By Michelle Castillo
If you've watched the latest season of "Stranger Things," you may have seen Lucas drinking New Coke - and then saw that product on your grocery shelves.
Or, you may have had a hankering for U.S.S. Butterscotch ice cream from Scoops Ahoy, the ice cream shop where Steve and Robin work. Later, you realized you could actually buy that flavor (and more!) at your local Baskin Robbins.
These are no strange coincidences. Coke, Baskin Robbins, all the brands featured in episodes on the third season of "Stranger Things" are part of marketing partnerships struck by Netflix. The companies were featured in the show for free, and they were allowed to create "Stranger Things"-themed products. It's great promotion for "Stranger Things" without Netflix directly having to buy ads.
As more companies like Disney, WarnerMedia, and Apple launch their own streaming services, the competition to get people to subscribe to a certain service is getting tougher. The average American watches 3.4 streaming services, according to a study by nScreenMedia. On average, each of those services costs $8.53, for a total of $29 per month. As Netflix keeps increasing prices ー and competitors like Disney+ launch their services at $6.99 a month ー letting viewers know about its original content is going to be key to its survival.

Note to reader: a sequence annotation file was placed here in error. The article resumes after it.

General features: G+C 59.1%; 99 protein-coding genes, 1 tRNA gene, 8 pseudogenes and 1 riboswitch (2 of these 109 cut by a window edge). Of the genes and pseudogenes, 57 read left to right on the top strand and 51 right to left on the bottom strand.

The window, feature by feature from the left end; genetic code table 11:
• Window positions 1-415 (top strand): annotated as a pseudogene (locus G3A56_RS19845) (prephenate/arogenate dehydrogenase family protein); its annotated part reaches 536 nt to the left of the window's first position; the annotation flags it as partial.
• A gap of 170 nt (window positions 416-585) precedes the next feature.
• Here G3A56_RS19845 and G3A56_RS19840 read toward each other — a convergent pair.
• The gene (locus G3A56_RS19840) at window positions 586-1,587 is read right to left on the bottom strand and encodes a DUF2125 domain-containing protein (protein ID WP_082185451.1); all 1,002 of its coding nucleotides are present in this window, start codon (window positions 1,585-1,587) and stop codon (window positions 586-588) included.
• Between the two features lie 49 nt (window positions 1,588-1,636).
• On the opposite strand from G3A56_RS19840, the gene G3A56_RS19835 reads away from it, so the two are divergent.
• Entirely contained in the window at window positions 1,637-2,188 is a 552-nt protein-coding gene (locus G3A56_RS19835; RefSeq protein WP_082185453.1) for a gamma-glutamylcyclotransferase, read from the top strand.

In the case of New Coke, "Stranger Things" showrunners the Duffer Brothers remembered the failed product Coca-Cola tried to launch in April 1985. The reformulated product was not a hit with drinkers, and the original product was swiftly brought back three months later. After writing it into the script, they reached out to Coke to include it in the show. Coke, as part of the deal, brought back New Coke for a limited time through the "Stranger Things" online store. Coke also advertised the New Coke product ー and by proximity the sci-fi Netflix series.
Not all companies can use "Stranger Things" characters for free, however. H&M, Nike, Levi's, and Lego have all created limited edition "Stranger Things" items. Brands that make these consumer products do pay a licensing fee. Though Netflix does not disclose the terms of these deals, typical licensing deals usually include a fee to use the brand and sometimes a percentage of merchandise sales. Though licensing can be a source of revenue, the goal of these deals ー along with the marketing partnerships ー is to drive fans to the shows, rather than recoup a profit from sales, Netflix said.
The "Stranger Things" marketing blitz may have worked. About 40.7 million accounts have watched some of Stranger Things' third season as of July 8 according to Netflix, meaning at least 70 percent of one episode. And 18.2 million households have finished the season.